One consequence of the cessation of cruises during the pandemic is that idle cruise ships are deterorating from lack of use. And more and more of them are simply being scrapped by companies who no longer want to pay to maintain them.
There are new rules afoot for commercial and recreational fishing on the mainstem Columbia River, slated to take effect next year. The new rules reverse some changes made seven years ago when commercial fishers were banned from the mainstem of the river. And commercial fishermen are now entitled to a larger share of the total allowed catch for the season.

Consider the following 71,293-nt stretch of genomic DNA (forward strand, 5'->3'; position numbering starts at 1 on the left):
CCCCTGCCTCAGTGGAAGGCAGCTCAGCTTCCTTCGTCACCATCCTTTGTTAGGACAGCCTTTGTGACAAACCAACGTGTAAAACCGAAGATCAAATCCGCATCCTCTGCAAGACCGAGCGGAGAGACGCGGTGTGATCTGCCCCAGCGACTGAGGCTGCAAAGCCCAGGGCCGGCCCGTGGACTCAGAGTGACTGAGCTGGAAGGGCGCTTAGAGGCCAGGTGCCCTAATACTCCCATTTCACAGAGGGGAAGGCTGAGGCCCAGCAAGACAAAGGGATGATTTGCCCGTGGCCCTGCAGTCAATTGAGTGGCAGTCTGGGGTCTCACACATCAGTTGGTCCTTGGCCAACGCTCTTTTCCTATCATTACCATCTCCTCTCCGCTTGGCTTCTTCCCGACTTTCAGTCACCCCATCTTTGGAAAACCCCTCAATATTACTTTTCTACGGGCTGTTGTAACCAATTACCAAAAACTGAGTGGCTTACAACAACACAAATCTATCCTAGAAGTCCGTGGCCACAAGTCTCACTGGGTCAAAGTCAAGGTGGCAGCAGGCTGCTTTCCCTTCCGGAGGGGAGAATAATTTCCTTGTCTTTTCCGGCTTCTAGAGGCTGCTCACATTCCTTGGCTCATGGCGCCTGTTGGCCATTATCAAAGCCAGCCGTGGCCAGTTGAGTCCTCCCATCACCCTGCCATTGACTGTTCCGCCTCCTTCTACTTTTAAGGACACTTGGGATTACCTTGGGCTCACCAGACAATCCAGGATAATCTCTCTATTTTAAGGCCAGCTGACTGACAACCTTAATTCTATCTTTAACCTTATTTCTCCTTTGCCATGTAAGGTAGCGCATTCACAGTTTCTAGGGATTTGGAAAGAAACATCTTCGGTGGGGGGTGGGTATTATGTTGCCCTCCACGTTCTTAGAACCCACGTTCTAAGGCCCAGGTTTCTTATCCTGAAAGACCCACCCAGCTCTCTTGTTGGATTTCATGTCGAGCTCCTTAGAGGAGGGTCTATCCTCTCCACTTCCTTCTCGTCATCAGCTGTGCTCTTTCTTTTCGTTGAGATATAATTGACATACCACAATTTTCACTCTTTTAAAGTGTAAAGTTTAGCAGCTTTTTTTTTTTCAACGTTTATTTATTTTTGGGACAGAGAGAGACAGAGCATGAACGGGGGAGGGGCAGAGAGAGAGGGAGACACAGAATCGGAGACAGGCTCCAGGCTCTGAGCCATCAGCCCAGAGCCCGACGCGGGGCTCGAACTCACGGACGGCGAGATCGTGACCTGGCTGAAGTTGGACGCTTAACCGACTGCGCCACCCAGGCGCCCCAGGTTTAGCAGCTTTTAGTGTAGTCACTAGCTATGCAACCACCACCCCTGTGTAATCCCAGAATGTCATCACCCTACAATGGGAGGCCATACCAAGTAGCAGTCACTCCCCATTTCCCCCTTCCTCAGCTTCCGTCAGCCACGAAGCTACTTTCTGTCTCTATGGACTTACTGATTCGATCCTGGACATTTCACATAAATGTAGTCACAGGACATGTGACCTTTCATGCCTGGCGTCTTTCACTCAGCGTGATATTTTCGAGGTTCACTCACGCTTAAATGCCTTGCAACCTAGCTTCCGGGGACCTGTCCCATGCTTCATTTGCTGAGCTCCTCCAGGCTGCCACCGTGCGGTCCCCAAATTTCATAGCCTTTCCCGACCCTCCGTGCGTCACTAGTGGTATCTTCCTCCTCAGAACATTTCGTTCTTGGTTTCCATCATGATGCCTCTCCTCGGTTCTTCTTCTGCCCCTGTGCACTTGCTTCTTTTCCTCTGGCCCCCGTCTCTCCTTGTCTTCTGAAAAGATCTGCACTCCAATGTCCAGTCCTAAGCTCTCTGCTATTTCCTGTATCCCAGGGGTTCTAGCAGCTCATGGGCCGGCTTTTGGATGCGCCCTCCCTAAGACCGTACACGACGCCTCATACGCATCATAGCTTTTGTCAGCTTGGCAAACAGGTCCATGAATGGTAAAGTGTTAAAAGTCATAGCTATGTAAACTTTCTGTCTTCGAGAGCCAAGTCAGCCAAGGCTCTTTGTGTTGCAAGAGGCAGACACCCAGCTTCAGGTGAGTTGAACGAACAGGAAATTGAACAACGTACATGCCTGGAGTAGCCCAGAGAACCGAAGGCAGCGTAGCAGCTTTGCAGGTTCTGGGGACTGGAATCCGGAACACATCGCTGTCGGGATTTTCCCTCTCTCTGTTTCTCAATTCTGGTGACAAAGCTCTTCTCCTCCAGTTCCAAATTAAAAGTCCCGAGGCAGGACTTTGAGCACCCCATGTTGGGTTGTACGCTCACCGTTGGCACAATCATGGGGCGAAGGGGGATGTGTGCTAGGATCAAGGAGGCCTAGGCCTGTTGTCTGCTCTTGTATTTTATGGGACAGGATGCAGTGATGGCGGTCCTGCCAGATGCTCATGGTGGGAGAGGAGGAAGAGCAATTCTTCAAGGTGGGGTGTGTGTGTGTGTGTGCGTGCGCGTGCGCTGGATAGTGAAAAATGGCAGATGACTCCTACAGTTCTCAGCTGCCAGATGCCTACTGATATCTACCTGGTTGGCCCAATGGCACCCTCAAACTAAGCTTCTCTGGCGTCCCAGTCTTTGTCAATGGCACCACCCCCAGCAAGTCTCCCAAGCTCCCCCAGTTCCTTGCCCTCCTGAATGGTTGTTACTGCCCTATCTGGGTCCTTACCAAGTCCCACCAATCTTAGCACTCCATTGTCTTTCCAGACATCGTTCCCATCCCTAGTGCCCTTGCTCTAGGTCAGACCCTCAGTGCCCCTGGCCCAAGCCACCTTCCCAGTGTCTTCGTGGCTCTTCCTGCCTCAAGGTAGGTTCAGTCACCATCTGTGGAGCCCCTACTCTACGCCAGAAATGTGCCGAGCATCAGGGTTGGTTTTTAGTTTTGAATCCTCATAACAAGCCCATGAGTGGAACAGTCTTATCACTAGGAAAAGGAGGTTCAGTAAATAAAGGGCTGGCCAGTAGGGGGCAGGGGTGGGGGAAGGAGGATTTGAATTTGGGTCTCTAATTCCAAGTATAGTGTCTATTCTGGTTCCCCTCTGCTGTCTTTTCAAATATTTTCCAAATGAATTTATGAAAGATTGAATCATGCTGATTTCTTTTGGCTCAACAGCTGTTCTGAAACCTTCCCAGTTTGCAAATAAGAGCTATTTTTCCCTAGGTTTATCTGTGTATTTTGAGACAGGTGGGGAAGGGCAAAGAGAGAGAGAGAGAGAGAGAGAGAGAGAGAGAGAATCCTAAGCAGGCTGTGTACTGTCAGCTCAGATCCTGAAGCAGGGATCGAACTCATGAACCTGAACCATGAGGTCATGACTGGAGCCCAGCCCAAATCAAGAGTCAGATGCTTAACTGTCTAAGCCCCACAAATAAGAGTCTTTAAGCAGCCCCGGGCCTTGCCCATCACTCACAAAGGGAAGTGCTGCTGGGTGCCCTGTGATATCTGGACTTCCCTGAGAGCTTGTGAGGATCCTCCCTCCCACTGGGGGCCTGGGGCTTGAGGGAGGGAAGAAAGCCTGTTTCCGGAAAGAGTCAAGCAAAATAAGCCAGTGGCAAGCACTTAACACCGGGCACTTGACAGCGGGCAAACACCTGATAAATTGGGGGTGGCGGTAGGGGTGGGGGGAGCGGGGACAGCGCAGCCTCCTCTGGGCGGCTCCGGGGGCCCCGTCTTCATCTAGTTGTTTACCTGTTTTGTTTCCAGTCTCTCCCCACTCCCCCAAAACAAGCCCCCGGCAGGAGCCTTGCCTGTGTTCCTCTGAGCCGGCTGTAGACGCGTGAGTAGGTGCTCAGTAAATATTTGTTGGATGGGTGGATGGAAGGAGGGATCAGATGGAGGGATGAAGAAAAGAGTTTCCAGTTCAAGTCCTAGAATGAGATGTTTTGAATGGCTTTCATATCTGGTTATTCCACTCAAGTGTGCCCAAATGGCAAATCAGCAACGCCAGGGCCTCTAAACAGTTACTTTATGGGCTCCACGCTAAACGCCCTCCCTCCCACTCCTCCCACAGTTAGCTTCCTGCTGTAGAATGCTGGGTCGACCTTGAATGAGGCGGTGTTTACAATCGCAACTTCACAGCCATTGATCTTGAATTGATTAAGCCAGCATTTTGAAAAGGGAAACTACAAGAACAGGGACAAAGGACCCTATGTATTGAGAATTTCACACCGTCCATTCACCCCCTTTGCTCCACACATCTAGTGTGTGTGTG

There are basically two general types of bulk carriers we see on the Columbia: geared and gearless. Today we talk about what that means.
There will soon be a sailing car carrier (RO-RO: roll on- roll off vessel) on the high seas, built in Sweden.
We’re over our heads in wildfire smoke locally and that’s making for some foggy/smoky days on the river. Ships are noisier than usual, to keep themselves and their fellow travelers in other vessels safe from collisions. Let’s look at common ship horn signals you’re likely to hear on the river – a lot – this week.
All ships have a life span and need to retire eventually. The reason can be metal fatigue, when structural steel reaches the end of its flexibility and safety, often in the ship’s hull.